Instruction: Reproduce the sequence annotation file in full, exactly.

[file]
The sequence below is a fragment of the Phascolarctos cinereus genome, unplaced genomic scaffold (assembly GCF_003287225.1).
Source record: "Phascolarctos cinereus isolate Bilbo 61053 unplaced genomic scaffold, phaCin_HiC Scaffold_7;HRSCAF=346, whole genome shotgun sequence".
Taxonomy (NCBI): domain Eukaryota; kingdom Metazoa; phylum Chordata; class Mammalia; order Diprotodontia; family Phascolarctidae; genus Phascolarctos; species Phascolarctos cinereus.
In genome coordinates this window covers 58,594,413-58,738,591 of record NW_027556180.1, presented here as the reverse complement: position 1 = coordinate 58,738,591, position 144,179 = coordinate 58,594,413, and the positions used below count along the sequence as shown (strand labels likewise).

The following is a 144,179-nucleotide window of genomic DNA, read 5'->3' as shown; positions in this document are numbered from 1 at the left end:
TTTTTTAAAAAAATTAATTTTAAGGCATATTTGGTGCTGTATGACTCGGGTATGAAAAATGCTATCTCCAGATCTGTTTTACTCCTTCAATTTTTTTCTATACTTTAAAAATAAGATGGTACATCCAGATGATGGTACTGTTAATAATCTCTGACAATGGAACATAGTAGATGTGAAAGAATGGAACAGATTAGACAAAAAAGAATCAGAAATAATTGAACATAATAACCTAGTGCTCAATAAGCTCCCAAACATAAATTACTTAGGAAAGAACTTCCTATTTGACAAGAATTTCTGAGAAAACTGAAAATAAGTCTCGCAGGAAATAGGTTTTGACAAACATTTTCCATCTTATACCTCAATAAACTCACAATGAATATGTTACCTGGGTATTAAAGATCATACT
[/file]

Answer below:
The sequence below is a fragment of the Phascolarctos cinereus genome, unplaced genomic scaffold (assembly GCF_003287225.1).
Source record: "Phascolarctos cinereus isolate Bilbo 61053 unplaced genomic scaffold, phaCin_HiC Scaffold_7;HRSCAF=346, whole genome shotgun sequence".
Taxonomy (NCBI): domain Eukaryota; kingdom Metazoa; phylum Chordata; class Mammalia; order Diprotodontia; family Phascolarctidae; genus Phascolarctos; species Phascolarctos cinereus.
In genome coordinates this window covers 58,594,413-58,738,591 of record NW_027556180.1, presented here as the reverse complement: position 1 = coordinate 58,738,591, position 144,179 = coordinate 58,594,413, and the positions used below count along the sequence as shown (strand labels likewise).

The following is a 144,179-nucleotide window of genomic DNA, read 5'->3' as shown; positions in this document are numbered from 1 at the left end:
TTTTTTAAAAAAATTAATTTTAAGGCATATTTGGTGCTGTATGACTCGGGTATGAAAAATGCTATCTCCAGATCTGTTTTACTCCTTCAATTTTTTTCTATACTTTAAAAATAAGATGGTACATCCAGATGATGGTACTGTTAATAATCTCTGACAATGGAACATAGTAGATGTGAAAGAATGGAACAGATTAGACAAAAAAGAATCAGAAATAATTGAACATAATAACCTAGTGCTCAATAAGCTCCCAAACATAAATTACTTAGGAAAGAACTTCCTATTTGACAAGAATTTCTGAGAAAACTGAAAATAAGTCTCGCAGGAAATAGGTTTTGACAAACATTTTCCATCTTATACCTCAATAAACTCACAATGAATATGTTACCTGGGTATTAAAGATCATACT